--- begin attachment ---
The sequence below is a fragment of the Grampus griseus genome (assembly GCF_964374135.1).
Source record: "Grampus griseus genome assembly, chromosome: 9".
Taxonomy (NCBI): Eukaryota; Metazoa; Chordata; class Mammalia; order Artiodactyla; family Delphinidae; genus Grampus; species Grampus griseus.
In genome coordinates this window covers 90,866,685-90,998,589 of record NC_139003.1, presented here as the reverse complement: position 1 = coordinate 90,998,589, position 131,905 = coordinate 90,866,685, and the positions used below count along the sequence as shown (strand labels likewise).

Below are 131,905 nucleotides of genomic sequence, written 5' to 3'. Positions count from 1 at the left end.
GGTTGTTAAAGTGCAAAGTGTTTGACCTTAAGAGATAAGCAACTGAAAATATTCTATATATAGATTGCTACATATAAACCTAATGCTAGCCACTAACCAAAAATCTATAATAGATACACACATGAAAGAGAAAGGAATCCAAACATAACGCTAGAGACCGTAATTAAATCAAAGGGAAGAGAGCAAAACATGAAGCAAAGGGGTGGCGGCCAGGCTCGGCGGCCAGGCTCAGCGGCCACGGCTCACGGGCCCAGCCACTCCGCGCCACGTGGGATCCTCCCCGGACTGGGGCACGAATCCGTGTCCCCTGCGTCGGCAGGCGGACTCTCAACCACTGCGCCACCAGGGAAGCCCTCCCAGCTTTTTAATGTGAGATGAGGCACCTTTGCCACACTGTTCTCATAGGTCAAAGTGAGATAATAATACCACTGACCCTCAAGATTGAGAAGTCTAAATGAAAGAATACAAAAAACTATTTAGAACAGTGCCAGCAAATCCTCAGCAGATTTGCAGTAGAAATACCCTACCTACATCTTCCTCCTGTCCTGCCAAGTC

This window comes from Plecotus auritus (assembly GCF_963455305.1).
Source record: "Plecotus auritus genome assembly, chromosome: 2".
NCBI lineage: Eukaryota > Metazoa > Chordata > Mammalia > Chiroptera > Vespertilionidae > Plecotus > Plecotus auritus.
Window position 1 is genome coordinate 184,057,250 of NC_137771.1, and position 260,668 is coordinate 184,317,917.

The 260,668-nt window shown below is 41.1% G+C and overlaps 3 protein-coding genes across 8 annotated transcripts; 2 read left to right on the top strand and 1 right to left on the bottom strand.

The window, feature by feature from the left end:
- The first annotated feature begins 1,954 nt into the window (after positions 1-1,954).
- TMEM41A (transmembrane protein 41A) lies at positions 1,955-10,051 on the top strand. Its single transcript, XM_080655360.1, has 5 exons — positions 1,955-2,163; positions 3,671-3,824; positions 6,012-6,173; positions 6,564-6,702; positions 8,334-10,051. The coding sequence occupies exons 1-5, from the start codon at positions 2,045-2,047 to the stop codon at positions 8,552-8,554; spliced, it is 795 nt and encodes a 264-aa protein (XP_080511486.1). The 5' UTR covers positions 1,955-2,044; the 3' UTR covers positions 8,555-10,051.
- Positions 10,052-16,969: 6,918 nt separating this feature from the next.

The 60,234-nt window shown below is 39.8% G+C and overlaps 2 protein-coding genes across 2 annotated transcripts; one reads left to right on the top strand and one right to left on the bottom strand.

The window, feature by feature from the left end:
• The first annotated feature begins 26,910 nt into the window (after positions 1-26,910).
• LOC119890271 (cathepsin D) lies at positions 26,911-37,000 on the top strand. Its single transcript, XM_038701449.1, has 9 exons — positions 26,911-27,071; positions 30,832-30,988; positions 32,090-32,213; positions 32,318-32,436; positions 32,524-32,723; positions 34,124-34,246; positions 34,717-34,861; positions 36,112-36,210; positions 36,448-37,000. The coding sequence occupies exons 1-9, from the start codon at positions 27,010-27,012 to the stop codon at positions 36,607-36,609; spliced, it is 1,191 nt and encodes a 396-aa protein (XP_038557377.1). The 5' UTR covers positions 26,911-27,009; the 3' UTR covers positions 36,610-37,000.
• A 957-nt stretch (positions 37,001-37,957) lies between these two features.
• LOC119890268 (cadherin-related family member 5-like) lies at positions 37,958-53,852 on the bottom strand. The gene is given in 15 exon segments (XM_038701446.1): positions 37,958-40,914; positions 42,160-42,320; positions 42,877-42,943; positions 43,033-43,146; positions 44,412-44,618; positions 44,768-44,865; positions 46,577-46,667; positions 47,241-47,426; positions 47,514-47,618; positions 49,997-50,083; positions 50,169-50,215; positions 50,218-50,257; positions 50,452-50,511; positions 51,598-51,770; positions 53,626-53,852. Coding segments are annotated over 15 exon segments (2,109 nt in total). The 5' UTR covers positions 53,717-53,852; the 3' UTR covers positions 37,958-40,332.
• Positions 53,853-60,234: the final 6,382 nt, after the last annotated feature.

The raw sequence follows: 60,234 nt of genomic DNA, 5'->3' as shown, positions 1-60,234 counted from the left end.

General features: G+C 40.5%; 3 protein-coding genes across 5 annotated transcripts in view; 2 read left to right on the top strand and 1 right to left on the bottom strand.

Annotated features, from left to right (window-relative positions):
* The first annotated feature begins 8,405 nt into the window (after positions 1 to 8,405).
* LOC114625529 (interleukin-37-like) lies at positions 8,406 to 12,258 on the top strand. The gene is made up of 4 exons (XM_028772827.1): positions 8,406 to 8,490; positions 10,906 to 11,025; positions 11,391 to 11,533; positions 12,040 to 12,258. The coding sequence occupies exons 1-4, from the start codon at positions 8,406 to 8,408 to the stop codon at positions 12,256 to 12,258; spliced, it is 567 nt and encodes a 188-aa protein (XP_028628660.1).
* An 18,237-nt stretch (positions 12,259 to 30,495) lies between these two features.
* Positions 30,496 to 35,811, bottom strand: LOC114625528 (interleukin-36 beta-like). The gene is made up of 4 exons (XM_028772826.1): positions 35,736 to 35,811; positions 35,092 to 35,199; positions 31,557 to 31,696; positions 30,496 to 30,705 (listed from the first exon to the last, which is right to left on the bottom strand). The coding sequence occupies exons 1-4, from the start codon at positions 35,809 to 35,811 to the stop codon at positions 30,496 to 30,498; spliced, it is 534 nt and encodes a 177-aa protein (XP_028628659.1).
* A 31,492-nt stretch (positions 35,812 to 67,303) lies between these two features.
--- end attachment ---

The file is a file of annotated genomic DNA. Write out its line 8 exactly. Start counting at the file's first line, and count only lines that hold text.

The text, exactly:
Source record: "Plecotus auritus genome assembly, chromosome: 2".